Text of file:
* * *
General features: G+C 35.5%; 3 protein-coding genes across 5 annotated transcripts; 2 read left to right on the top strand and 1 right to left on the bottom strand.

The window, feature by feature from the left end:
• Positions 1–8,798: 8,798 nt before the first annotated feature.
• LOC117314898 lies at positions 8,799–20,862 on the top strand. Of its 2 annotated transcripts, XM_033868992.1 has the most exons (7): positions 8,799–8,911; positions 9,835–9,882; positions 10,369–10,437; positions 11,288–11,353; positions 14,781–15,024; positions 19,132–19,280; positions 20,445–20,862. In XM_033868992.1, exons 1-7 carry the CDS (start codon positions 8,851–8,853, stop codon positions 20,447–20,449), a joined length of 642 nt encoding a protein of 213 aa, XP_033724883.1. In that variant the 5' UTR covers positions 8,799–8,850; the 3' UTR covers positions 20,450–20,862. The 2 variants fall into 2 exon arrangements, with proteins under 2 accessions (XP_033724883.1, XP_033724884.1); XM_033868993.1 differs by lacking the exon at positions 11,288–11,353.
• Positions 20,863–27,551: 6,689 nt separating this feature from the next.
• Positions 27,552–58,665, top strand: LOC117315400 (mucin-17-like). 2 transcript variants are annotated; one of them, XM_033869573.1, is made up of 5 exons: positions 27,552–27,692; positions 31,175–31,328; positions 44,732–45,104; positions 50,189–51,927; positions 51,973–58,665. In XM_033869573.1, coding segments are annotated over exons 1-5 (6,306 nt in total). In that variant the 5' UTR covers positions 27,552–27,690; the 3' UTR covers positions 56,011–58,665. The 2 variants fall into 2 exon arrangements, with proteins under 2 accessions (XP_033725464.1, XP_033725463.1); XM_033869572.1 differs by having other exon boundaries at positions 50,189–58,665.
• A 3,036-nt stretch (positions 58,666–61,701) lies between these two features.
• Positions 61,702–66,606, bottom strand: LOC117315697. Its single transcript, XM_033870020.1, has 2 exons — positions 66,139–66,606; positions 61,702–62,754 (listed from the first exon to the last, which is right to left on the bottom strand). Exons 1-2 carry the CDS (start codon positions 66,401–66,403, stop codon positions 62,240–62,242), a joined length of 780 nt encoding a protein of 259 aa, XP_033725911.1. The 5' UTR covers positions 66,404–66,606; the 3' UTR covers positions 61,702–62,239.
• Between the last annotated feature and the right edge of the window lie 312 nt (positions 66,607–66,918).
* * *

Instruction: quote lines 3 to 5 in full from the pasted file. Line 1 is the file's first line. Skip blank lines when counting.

• Positions 1–8,798: 8,798 nt before the first annotated feature.
• LOC117314898 lies at positions 8,799–20,862 on the top strand. Of its 2 annotated transcripts, XM_033868992.1 has the most exons (7): positions 8,799–8,911; positions 9,835–9,882; positions 10,369–10,437; positions 11,288–11,353; positions 14,781–15,024; positions 19,132–19,280; positions 20,445–20,862. In XM_033868992.1, exons 1-7 carry the CDS (start codon positions 8,851–8,853, stop codon positions 20,447–20,449), a joined length of 642 nt encoding a protein of 213 aa, XP_033724883.1. In that variant the 5' UTR covers positions 8,799–8,850; the 3' UTR covers positions 20,450–20,862. The 2 variants fall into 2 exon arrangements, with proteins under 2 accessions (XP_033724883.1, XP_033724884.1); XM_033868993.1 differs by lacking the exon at positions 11,288–11,353.
• Positions 20,863–27,551: 6,689 nt separating this feature from the next.